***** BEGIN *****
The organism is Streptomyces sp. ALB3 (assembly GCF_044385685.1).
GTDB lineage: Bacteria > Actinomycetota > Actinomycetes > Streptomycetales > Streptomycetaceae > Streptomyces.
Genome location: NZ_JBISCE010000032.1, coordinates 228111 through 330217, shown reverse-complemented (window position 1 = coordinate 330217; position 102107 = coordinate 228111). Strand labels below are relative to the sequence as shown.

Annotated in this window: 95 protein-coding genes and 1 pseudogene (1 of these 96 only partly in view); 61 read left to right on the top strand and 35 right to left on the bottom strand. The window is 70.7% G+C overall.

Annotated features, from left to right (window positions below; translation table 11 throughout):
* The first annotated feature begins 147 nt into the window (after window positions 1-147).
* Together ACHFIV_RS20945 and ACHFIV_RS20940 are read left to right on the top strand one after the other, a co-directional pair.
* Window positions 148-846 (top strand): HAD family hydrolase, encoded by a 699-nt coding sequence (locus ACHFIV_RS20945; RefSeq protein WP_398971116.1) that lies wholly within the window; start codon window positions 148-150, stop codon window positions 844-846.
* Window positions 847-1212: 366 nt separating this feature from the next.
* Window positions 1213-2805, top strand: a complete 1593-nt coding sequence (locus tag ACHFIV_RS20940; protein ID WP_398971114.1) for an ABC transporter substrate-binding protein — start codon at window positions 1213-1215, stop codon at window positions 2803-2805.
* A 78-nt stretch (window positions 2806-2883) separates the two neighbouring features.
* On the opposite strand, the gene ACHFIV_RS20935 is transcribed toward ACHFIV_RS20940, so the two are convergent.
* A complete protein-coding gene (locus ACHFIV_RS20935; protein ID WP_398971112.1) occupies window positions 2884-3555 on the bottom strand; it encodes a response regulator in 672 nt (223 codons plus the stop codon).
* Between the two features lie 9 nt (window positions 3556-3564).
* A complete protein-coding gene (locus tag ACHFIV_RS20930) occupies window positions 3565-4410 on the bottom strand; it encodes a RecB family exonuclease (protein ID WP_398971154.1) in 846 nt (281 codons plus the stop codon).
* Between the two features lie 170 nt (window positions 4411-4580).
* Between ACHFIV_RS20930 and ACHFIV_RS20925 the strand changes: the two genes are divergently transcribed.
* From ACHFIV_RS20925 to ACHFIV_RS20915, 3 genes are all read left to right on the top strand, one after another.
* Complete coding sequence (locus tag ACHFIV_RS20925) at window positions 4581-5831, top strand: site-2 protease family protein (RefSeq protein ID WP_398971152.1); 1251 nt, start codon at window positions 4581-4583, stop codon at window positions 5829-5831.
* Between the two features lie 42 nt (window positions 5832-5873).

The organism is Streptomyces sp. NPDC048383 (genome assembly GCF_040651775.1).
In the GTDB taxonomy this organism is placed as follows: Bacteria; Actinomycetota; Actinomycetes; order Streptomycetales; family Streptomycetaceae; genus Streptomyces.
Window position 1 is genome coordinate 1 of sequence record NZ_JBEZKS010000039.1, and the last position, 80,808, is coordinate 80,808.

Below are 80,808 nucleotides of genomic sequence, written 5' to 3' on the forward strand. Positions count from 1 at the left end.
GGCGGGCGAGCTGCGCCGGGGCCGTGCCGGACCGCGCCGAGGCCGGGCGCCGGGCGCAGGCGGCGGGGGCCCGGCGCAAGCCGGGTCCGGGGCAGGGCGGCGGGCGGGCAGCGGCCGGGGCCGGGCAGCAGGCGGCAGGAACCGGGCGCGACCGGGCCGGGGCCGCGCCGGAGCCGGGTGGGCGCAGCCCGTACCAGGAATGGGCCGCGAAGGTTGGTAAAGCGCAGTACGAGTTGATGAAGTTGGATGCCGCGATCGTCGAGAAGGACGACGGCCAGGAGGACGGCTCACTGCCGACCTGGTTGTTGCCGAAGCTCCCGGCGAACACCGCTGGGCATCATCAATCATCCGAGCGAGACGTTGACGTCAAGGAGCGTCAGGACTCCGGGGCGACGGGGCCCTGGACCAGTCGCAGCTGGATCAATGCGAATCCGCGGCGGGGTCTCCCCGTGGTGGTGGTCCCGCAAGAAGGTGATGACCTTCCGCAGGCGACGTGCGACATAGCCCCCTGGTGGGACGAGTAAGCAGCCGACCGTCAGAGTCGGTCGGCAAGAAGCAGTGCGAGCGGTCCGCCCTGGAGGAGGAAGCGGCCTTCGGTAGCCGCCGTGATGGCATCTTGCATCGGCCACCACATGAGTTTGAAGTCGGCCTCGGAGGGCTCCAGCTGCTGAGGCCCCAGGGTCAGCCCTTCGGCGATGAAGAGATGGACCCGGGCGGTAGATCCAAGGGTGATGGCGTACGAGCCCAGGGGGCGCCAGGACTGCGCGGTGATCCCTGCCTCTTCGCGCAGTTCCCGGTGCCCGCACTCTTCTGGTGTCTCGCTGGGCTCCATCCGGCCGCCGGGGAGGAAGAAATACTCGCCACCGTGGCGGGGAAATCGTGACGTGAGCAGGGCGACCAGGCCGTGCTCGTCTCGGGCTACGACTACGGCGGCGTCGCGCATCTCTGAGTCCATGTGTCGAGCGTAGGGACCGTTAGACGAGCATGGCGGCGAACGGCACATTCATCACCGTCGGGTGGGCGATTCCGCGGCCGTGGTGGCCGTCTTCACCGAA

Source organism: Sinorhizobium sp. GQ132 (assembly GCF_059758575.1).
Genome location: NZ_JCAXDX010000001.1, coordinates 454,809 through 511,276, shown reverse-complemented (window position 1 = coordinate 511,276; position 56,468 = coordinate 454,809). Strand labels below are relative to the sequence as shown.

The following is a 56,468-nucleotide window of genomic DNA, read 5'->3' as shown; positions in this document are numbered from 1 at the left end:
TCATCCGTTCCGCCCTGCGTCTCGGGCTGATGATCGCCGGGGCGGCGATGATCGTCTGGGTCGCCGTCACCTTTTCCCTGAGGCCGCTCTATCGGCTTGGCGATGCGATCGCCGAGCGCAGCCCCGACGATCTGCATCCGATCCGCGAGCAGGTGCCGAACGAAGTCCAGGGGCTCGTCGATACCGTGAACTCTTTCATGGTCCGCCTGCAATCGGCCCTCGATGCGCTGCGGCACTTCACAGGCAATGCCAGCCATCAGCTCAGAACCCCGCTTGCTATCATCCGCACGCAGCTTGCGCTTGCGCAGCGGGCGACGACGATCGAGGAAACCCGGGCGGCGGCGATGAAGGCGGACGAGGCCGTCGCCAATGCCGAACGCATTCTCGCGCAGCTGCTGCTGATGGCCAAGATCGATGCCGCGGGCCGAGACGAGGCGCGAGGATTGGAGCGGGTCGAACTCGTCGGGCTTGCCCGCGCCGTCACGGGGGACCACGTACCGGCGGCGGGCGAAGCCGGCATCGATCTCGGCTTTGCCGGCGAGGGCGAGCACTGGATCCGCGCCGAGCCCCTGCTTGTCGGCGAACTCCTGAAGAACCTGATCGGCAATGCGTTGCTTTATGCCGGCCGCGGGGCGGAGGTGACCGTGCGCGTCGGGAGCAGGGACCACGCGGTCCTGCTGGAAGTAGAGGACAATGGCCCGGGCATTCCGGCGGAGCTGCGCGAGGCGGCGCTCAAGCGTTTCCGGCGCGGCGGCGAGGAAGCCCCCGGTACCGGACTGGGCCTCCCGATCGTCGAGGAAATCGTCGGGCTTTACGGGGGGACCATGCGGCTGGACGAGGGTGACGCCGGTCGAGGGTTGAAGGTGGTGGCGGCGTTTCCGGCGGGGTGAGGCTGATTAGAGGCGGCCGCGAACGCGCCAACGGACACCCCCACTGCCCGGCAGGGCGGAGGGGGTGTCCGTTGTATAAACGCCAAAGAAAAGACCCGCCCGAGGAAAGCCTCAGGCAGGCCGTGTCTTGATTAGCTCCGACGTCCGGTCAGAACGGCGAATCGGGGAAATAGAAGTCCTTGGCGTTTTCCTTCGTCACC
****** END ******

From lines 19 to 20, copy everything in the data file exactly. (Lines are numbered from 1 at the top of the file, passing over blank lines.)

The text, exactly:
* Complete coding sequence (locus tag ACHFIV_RS20925) at window positions 4581-5831, top strand: site-2 protease family protein (RefSeq protein ID WP_398971152.1); 1251 nt, start codon at window positions 4581-4583, stop codon at window positions 5829-5831.
* Between the two features lie 42 nt (window positions 5832-5873).